While walking through Manhattan last week, I was bombarded by mobile push notifications from national retailers as I walked by their stores. By the fourth text within as many blocks, I was thoroughly annoyed — so those ads were actually having the opposite effect than intended.
The truth is, in order for location targeting to be effective, marketers must think beyond just physical location or proximity to their store. It requires a holistic understanding of how your target consumer uses mobile on their path to purchase. It means moving beyond the traditional mindset of “Who” you are trying to reach to include “Where are they?” “What are they doing? “What are their interests?” or even “What might their intentions be?” based on past behavior. Once those questions are asked and answered, the marketer’s job is to deliver information that entices, delights or fulfills a need for your product or service. Here are three key steps that will get you there.
Step 1. Respect the power of mobile
For starters, respect the personal nature of the mobile device and realize that for many it’s a lifeline to the world. In addition to containing extremely personal information about where they’ve been, both physically and electronically, it also enables them to fulfill many basic wants and needs such as depositing a check or checking-in for a flight. The intensely personal nature of mobile devices elevates consumer expectations about what type of ads they are served and how those ads are delivered.
A study just released by Microsoft and IPG Mediabrands found that 55% of global online consumers expect technology to deliver surprising experiences that are uniquely tailored and “feel like coincidences.” They expect personalized communications based on an in-depth knowledge of their likes, dislikes and behavior patterns, but they hate advertising that is annoying and distracting. Advertisers need to be able to deliver accurate, personalized content from “on demand” shoppers who are ready to buy, but also effectively deliver subtle, inconspicuous targeted messages based on the user’s interest. For example, on my walk through Manhattan I would have been delighted if one of those push notifications was from my bank, telling me the location of the nearest ATM or branch or better yet, how about a coupon from a convenience store chain I’ve frequented near home?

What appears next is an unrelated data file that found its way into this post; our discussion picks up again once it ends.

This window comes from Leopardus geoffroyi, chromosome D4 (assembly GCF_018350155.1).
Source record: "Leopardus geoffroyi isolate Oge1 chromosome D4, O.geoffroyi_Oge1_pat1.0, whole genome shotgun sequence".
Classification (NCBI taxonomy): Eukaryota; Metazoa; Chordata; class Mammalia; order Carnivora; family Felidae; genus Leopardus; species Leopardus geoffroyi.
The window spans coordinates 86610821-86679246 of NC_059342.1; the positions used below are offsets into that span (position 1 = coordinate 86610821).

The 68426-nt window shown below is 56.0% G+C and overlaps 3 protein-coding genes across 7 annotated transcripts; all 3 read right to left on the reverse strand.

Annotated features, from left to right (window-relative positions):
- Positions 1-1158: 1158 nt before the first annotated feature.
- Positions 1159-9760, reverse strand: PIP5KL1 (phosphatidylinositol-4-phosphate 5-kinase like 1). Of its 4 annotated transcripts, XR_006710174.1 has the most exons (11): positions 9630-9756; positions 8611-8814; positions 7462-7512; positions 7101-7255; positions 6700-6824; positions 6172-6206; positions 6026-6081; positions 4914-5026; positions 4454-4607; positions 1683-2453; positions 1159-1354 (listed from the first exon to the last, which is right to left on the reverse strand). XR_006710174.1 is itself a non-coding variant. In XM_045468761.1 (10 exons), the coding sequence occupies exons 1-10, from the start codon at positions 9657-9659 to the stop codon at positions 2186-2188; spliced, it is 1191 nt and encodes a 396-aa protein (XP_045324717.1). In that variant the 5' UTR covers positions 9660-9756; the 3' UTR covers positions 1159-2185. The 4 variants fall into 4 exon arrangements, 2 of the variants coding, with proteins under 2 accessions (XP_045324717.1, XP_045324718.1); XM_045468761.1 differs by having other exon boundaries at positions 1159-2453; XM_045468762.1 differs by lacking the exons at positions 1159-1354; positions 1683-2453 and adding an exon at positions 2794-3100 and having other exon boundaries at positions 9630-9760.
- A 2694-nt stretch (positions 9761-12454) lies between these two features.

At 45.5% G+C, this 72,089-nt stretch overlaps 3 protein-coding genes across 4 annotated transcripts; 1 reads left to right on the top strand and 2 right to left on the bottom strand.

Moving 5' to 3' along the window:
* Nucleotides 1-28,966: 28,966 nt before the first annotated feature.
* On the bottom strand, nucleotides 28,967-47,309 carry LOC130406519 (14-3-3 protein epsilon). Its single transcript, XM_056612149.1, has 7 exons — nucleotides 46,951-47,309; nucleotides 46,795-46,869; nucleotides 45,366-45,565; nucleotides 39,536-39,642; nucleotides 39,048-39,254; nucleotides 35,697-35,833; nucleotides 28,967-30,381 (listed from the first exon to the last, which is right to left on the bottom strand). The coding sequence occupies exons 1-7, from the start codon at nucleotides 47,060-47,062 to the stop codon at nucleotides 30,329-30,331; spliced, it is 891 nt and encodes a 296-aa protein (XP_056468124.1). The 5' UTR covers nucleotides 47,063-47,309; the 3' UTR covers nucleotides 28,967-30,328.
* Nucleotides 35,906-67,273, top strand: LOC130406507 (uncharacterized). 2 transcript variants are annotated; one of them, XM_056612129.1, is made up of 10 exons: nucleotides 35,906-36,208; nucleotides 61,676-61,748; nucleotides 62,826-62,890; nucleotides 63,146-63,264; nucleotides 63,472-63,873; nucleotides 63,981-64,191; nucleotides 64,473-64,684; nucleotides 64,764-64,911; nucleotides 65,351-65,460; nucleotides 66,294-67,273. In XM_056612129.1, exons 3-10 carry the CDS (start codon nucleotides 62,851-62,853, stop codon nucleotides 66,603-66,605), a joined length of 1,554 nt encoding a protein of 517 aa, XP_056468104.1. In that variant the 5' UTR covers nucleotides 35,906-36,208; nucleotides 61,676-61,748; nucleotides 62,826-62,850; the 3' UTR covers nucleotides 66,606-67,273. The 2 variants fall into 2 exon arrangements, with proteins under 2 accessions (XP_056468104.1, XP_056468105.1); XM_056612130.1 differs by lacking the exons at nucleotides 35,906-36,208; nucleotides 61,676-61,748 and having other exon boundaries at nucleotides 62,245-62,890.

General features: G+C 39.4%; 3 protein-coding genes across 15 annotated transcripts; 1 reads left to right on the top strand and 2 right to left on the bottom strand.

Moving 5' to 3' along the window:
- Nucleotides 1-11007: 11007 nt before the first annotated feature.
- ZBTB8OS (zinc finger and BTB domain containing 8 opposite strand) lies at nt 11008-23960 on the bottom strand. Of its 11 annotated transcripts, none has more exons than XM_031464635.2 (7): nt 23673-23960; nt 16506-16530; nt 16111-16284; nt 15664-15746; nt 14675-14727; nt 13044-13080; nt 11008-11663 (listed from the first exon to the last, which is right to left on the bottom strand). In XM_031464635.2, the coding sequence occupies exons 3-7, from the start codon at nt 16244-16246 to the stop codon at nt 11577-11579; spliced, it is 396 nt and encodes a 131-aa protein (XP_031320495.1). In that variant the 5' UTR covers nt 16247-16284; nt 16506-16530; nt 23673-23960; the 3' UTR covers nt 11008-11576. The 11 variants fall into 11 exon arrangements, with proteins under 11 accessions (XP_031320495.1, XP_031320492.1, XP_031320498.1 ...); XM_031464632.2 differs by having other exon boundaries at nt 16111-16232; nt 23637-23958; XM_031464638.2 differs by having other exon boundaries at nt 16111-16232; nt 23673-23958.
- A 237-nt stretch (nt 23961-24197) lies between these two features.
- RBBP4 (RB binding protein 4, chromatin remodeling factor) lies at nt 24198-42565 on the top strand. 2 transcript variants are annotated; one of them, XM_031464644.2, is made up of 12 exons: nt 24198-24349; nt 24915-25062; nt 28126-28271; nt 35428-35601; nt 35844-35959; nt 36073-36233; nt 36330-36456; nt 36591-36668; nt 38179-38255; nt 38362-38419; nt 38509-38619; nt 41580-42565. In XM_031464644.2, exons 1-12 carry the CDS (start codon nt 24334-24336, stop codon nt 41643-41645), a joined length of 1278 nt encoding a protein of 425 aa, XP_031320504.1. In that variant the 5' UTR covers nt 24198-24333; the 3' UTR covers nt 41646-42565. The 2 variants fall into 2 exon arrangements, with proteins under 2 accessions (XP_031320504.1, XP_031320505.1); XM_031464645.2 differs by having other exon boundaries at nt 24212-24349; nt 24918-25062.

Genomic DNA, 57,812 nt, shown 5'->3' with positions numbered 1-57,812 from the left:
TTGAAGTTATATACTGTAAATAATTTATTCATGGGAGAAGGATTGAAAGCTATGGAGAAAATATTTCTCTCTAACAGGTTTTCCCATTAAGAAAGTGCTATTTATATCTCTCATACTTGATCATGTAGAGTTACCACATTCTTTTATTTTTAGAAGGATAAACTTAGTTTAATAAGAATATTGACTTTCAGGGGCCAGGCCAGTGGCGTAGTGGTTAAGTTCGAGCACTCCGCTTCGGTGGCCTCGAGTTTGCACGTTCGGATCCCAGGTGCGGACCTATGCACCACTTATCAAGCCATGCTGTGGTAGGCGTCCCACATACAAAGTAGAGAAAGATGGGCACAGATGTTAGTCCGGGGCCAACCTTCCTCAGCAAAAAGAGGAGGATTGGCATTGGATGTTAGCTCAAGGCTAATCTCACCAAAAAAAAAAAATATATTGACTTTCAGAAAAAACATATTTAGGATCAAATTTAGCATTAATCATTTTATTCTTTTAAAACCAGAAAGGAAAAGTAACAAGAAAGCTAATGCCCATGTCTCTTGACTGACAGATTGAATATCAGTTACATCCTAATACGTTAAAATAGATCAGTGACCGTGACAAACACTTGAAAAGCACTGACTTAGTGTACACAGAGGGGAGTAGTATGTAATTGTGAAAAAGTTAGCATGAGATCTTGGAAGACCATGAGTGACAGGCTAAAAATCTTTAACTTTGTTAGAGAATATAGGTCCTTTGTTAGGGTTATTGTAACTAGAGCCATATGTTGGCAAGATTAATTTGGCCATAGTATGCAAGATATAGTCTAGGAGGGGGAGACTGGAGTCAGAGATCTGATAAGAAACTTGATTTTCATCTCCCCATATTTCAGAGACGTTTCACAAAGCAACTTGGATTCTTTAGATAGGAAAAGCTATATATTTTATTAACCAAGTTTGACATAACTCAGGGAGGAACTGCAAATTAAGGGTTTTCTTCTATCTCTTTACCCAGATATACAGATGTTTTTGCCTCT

Step 2. Location Plus Context
Next, think about location as a powerful indicator of lifestyle — informing marketers about where people live, work, shop, and spend their free time. Thanks to the 74% of adults who have used their phone for information based on their location or shared personal information in exchange for free content, it is now possible to build robust user profiles at the device level and even target down to the shelf level within a store.
Bringing context to location based on user profiles, also enables advertisers to begin predicting what consumers are doing, or intend to do. For example, on each of my recent trips to New York City, I’ve taken the train from Grand Central Station to Darien, CT after spending a day in the city. A savvy marketer who predicted this trip and sponsored a text about the time and track of the next train as I approached the station would have earned a huge amount of goodwill from me. It’s all about delivering the right information to the right person at the right time.
Step 3. Make it Actionable
Finally, recognize that smartphone customers are on-the-go, so advertising must be immediately actionable. According to Google, 73% of mobile searches result in actions or conversions and 55% of those actions occur within 1 hour of seeing an ad. In addition, a clear ‘click and call’ phone number can increase conversions 6 – 12%. With this in mind, make it easy for consumers to take action, whether it is a click, a call, a store visit, an appointment, a reservation or a web visit.
With location-targeted mobile ad revenues predicted to grow from $2.9B in 2013 to $10.8B in 2017, both advertisers and agencies have a powerful incentive to get it right. Understanding that mobile devices are intensely personal, that location is more than just geography and that advertising should be highly actionable, will give you a good start.
Deborah Lance is EVP/Managing Director of Wahlstrom, where she is responsible for delivering Data-Driven Marketing Solutions with a local point-of-view. By combining creative passion, strategic and technological insight, a belief in the power of partnerships, and a love for great ideas, Debbie helps drive client’s business further by delivering measureable results.